A knife-and-fork tour of the best of the city's eating places

Jacques Kelly

March 12, 1991|By Jacques Kelly

One of the nice things about this job is working my way through area neighborhoods with a knife and fork. Years of doing so lead me to suggest visiting these establishments:

On the west side, Duffy's, in the 3400 block of Frederick Ave., is an institution where owner James Parthemos serves his salads with a cucumber dressing. The friendly bar is always packed. This is a place where everyone is on a first-name basis.

In the tiny 300 block of S. Woodyear St., where Babe Ruth once lived, is Shuttle's, a trim and successful operation. And, come Friday, people line up for the crab cakes at Eda Bass' tavern, Wilkens Avenue and Dukeland Street.

In northwest Baltimore, lines form for the carryout delights of the Roost, especially the sweet potato pie and fried fish. The Five Mile House, in the 5300 block of Reisterstown Road, also has a large neighborhood following. And the cold cut platter at Miller's, an institution in the 6700 block of Reisterstown Road, could feed a brigade. The kugel is special, too.

In Pikesville, you can get a real milk shake, ice cream soda or egg cream (New York City import, but good) at the soda fountain at Field's Pharmacy. The french fries are never frozen here, either.

On the north end of town, the Portera family (Nick, Teresa, Anthony, Maria and Lisa) host the lively Tony's Carry Out Shop and Tree's Restaurant in the 2100 block of N. Charles St. At 9 a.m., people make reservations for their crab cakes at lunch. Tony's is the informal carryout downstairs; upstairs, Tree's is a fine restaurant in a rowhouse parlor. Alas, the place is open only on weekdays -- breakfast and lunch, no dinner served.

On 25th Street, there's the Wyman Park Grille; Petros, a traditional Greek restaurant, and the old reliable Love's.

In the basement of the Marylander Apartments, on East University Parkway, is Sheila's, a modest place that serves the best roast turkey sandwich in Baltimore. It's as good as the one you have the day after Thanksgiving.

Never overlook the very proper Ambassador, 3800 block of Canterbury Road, housed in the apartment house of the same name. The 1930s setting could be a scene in a P.G. Wodehouse comedy. But there's nothing funny about the delicious Maryland food here and the homemade desserts.

Hampden has many small neighborhood restaurants: the Ye Eat Shop, a classic on 36th Street; McCabe's, in the 3800 block of Falls Road; the Pinebrook, a great value for healthy Chinese food, and Frazier's, a homey taproom in the 800 block of W. 33rd St. On Cold Spring Lane in Roland Park, the huge burgers at Alonso's Restaurant & Package Goods are a carnivore's delight. At Fiske's Cafe, just down the street, try homemade pistachio ice cream and macaroons.

In Waverly, the Unlimited Range, Barclay and 32nd streets, delivers excellent Ukrainian food.

Along Greenmount Avenue, there's the Yellow Bowl in the 1200 block; Pete's Grille, at 32nd Street in Waverly, a classic 'u neighborhood gathering spot; the Thai Restaurant, in the 3300 block, where Hopkins students and Waverly liberals gather for unexpectedly tasty dishes.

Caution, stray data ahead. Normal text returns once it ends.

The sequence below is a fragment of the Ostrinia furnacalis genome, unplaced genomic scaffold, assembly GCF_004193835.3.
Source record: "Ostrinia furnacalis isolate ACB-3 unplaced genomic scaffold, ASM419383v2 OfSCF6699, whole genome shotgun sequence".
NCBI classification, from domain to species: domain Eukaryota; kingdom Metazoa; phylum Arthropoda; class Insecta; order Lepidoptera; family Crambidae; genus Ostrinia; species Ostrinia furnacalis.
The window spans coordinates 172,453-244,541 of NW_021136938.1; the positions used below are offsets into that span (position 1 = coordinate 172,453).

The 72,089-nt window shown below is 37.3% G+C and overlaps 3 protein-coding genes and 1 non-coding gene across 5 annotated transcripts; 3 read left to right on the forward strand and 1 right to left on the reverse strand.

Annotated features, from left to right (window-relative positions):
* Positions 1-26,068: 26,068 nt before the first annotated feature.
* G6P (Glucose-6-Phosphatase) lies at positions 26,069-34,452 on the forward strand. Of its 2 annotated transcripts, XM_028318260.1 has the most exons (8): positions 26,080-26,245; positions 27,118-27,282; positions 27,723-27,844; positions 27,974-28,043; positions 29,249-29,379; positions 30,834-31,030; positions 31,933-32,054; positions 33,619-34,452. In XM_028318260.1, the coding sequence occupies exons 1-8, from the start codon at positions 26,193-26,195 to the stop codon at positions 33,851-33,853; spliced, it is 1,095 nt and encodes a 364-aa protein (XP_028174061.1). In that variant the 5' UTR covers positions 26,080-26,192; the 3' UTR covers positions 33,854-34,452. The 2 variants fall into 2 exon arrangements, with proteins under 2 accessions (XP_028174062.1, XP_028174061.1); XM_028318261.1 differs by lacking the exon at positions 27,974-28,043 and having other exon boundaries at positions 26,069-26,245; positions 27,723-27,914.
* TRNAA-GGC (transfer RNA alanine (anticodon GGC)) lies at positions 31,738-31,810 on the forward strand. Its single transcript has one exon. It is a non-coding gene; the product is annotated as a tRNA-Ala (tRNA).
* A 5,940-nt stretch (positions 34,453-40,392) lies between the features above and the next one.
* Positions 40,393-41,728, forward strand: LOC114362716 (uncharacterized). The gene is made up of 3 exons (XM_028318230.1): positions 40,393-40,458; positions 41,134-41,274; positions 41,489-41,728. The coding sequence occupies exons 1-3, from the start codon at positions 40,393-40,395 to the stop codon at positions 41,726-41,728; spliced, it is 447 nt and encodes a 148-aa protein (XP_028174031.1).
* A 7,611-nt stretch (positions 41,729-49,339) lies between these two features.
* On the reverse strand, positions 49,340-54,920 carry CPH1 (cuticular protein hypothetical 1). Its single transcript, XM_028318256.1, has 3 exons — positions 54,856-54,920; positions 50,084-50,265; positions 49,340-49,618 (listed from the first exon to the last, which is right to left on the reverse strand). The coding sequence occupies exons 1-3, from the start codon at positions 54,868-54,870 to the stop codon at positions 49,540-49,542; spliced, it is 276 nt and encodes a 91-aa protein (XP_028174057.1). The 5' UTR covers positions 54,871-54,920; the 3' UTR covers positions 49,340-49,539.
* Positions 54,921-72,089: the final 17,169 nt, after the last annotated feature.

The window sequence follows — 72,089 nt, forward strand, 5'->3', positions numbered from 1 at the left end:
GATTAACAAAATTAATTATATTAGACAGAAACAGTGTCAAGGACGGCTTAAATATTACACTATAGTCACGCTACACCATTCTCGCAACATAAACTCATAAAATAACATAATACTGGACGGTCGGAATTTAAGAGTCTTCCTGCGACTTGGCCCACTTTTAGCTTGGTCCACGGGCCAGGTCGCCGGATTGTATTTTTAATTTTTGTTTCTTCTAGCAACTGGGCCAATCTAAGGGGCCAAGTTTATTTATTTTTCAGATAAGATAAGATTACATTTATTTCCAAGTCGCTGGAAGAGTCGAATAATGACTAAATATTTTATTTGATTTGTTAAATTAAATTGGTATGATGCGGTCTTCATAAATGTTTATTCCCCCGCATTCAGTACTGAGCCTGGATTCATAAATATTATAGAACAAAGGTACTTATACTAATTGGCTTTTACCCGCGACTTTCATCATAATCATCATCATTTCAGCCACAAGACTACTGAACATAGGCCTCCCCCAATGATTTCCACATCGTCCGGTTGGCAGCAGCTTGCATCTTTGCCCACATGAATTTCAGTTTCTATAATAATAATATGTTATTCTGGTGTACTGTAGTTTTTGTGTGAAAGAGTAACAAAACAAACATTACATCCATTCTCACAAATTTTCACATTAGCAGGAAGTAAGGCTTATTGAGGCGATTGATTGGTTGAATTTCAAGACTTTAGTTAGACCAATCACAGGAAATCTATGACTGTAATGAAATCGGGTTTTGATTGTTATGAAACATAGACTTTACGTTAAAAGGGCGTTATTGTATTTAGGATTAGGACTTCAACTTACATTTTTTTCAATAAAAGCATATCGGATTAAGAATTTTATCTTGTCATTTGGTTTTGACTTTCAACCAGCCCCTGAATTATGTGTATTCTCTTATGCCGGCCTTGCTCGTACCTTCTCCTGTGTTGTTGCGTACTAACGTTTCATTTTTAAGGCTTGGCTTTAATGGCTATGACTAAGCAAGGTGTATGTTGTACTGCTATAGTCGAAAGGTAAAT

Along York Road, there's the Bangkok Place in the 5200 block, a fine Asian restaurant; and the old Golden Arm, in the 6400 block, reflects its settled Rodgers Forge-Pinehurst constituency.

Is there a decision made in South Baltimore that isn't hashed out over morning coffee at Muhly's, Charles and Cross streets? And just up the street, customers wait for a window table in the tiny Cafe Manet where chef Mario serves up the tastiest sandwiches this side of Milan. He's also one of the most gracious hosts in the city.

So, too, the Rallo family -- and the fine waitresses -- at Rallo's, Fort Avenue and Lawrence Street. I recommend the chipped beef on biscuit on Sunday mornings and chicken noodle soup whenever it's on the menu. It's as good as my German grandmother's. I don't touch hard crabs, but I've downed some good sandwiches at O'Brady's Crab House in the 3400 block of S. Hanover St. in Brooklyn.

It's hard not to stumble into good food in East Baltimore. Some of my favorites -- the Morning Edition Cafe, 100 block of N. Patterson Park Ave.; Babusci's, Eastern Avenue and High Street; the delectable chicken pot pie at the Eastern House, 3700 block of Eastern Ave., Highlandtown; the Crossroads, Highland and Foster avenues; the Sip & Bite, 2200 Boston St., with its meaty beef stew; Braznell's, 1600 block of E. Baltimore St., for Caribbean dishes; Samos, 600 Oldham St., always busy; the Ikaros, 4800 block of Eastern Ave., with its excellent menu and careful attention from the owners; and Bertha's, South Broadway, with the coconut and damson plum jam tart that regulars know to order.

In friendly northeast Baltimore, it's Rickter's Cafe, at Belair Road and Parkside Drive; Owens', at Belair Road and Frankford Avenue; the Glenmore Tavern, Harford Road and Glenmore Avenue, for memorable cheeseburgers; the Hacienda, in the 4800 block of Belair Road, for Hispanic cuisine; Pepper's, in the Little Flower neighborhood, 3500 block of Belair Road; and the Golden Key, a Hamilton favorite, in the 5500 block of Harford Road.

I've probably left some out and I've purposely avoided downtown and most of Little Italy. Also, I've left out places so trendy they'd never serve sour beef and dumplings.

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